- Code POLS2094
- Unit Value 6 units
- Offered by School of Politics and International Relations
- ANU College ANU College of Arts and Social Sciences
- Course subject Political Science
- Areas of interest International Relations, Policy Studies, Political Sciences, Political Economy, Politics
- Academic career UGRD
- Dr Quynh Nguyen
- Mode of delivery Online or In Person
Second Semester 2021
See Future Offerings
The study of International Political Economy (IPE) examines the interactions between markets and politics. Is globalisation responsible for the rise of populism in the West? How will the power struggle between China and the United States shape global business? This course introduces students to the key concepts and theories of IPE in order to analyse and understand these pressing issues and questions facing policymakers and citizens.
IPE is an interdisciplinary academic field within international relations which draws inputs from international politics and international economics to examine the dynamic linkages between markets, states and institutions, and civil society in the regional and global context. This course explores topics such as globalization, international trade, finance, debt, foreign direct investment, development, international migration, and consequences and controversies of globalisation.
The first half of the course provide a foundation for the study of International Political Economy (IPE); in the remaining weeks, students will have the opportunity to vote for their topics of interest from a range of contemporary international questions of interest viewed through an IPE lens.
Upon successful completion, students will have the knowledge and skills to:
- demonstrate understanding of how the international economic system operates;
- analyse and evaluate the various theoretical approached to International Political Economy;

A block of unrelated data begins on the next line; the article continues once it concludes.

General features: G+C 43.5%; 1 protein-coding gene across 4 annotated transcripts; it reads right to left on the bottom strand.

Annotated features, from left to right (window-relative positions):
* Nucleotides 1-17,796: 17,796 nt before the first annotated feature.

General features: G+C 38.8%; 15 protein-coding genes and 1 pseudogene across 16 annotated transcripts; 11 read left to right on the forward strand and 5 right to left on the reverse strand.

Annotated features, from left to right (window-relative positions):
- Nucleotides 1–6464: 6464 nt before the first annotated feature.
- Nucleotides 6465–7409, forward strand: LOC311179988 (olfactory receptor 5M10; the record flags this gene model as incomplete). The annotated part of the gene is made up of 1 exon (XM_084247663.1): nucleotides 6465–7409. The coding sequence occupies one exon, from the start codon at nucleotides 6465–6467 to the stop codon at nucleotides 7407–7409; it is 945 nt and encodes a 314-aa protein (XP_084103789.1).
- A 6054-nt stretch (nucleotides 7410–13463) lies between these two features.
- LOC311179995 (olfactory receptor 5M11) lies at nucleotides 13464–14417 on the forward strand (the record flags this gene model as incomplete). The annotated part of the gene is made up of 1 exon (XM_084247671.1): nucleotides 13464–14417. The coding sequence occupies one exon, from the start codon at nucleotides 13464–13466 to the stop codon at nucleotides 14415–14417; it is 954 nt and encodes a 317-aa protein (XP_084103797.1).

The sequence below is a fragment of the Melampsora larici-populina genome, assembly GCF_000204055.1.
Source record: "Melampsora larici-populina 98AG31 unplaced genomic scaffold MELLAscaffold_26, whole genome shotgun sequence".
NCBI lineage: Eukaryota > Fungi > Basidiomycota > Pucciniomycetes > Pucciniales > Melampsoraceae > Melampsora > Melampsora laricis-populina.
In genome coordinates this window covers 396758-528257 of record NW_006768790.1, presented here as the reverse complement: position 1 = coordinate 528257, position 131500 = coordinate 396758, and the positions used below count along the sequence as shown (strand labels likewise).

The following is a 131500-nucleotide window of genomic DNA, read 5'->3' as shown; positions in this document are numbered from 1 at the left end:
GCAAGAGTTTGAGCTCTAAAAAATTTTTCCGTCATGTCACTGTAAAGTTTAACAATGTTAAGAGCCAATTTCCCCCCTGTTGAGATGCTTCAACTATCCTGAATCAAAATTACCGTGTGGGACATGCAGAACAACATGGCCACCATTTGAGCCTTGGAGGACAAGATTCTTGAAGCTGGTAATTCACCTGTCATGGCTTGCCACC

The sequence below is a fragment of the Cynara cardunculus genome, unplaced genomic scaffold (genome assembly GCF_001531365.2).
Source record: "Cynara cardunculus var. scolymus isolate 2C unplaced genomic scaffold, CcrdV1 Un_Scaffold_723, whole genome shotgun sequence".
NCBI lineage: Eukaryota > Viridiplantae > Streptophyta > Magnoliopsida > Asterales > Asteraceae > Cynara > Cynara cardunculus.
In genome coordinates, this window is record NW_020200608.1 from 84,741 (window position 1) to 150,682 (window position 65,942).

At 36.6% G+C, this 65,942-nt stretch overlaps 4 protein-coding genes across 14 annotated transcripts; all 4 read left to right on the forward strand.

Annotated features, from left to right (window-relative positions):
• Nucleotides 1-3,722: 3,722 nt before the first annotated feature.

- apply these theories to the international political system; and
- communicate their analyses in writing.
- 2 Reflection Statements, providing a self-assessment of your learning process on a topic covered in class. You are asked to reflect on what you have learnt, how you have gained new knowledge and identify potential gaps in knowledge. One statement needs to be on a topic from the first half of the lecture, and the second statement needs to cover a topic from the second half of the lecture. These statements need only be a maximum of about 100-200 words. (10) [LO 1,2,3,4]
- Tutorial participation. (10) [LO 1,2,3,4]
- The remaining 80% of assessment to consist of: (null) [LO null]
- - a research essay of about 4,000 words (80%) of the total assessment for the course. (80) [LO 1,2,3,4]
- or (null) [LO null]
- - a first essay of about 2,000 words (40%) and a second essay of about 2,000 words (40%). One essay needs to be on a topic from the first half of the lecture, and the second essay needs to cover a topic from the second half of the lecture. (80) [LO 1,2,3,4]
- or (null) [LO null]
- - a video presentation or a podcast of about 7-8 minutes (40%) and a 2,000 word essay (40%). (80) [LO 1,2,3,4]
The ANU uses Turnitin to enhance student citation and referencing techniques, and to assess assignment submissions as a component of the University's approach to managing Academic Integrity. While the use of Turnitin is not mandatory, the ANU highly recommends Turnitin is used by both teaching staff and students. For additional information regarding Turnitin please visit the ANU Online website.
Workload130 hours of total student learning time made up from:
a) 36 hours of contact over 12 weeks: 24 hours of lectures and 12 hours of tutorials; and
b) 94 hours of independent student research, reading, and writing.
Requisite and Incompatibility
A reading brick will be made available to students.
Tuition fees are for the academic year indicated at the top of the page.
Commonwealth Support (CSP) Students
If you have been offered a Commonwealth supported place, your fees are set by the Australian Government for each course. At ANU 1 EFTSL is 48 units (normally 8 x 6-unit courses). More information about your student contribution amount for each course at Fees.
- Student Contribution Band:
- Unit value:
- 6 units
If you are a domestic graduate coursework student with a Domestic Tuition Fee (DTF) place or international student you will be required to pay course tuition fees (see below). Course tuition fees are indexed annually. Further information for domestic and international students about tuition and other fees can be found at Fees.
Where there is a unit range displayed for this course, not all unit options below may be available.
Offerings, Dates and Class Summary Links
ANU utilises MyTimetable to enable students to view the timetable for their enrolled courses, browse, then self-allocate to small teaching activities / tutorials so they can better plan their time. Find out more on the Timetable webpage.
Class summaries, if available, can be accessed by clicking on the View link for the relevant class number.